If Windows 8’s two-headed design means anything at all, it’s that Microsoft is betting on the future of mobile. Fewer and fewer computers will be tethered to desks. More and more will be carried around—and most of them will have touchscreens. Microsoft believes that so strongly, it created TileWorld to be ready.
But the touchscreen simplicity of TileWorld isn’t the only nod Windows 8 makes to easing the lives of road warriors. This chapter covers a motley collection of additional tools for anyone who travels.
The Windows Mobility Center is a handy, centralized hub for managing everything that makes a laptop a laptop (Figure 28-1): battery, wireless networking, external projector connection, and so on. The quickest way to get there is to choose its name from the secret Utilities menu (press +X, or right-click the lower-left corner of the screen.)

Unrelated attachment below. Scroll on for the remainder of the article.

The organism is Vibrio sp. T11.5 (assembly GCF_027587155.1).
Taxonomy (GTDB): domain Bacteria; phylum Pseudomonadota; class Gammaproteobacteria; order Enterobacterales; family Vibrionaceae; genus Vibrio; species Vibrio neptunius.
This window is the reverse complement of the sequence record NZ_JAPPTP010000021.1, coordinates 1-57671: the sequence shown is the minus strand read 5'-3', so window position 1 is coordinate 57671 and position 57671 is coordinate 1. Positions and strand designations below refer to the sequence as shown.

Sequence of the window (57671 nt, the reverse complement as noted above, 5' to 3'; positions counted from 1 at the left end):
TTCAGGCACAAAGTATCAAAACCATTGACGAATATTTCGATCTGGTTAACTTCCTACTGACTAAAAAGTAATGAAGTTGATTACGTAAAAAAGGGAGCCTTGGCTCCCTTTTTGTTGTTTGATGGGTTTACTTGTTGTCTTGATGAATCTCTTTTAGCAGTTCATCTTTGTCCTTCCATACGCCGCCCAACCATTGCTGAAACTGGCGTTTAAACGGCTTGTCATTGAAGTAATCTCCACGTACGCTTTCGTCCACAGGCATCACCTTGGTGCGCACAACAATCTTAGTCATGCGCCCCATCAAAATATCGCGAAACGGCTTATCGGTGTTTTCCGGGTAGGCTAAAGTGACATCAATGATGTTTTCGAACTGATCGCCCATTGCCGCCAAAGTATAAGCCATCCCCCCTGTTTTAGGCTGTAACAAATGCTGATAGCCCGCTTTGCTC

You can also open the Start screen, type mobility, and select Settings under the search box. In the search results, click Windows Mobility Center.
Here’s the list of tiles that may appear in your Mobility Center. You may not have all of them, depending on what kind of computer you’re using and what components it has. And you may have more of them, if your computer company installed its own options.
Of course, many of the functions of this older control panel are now right there ...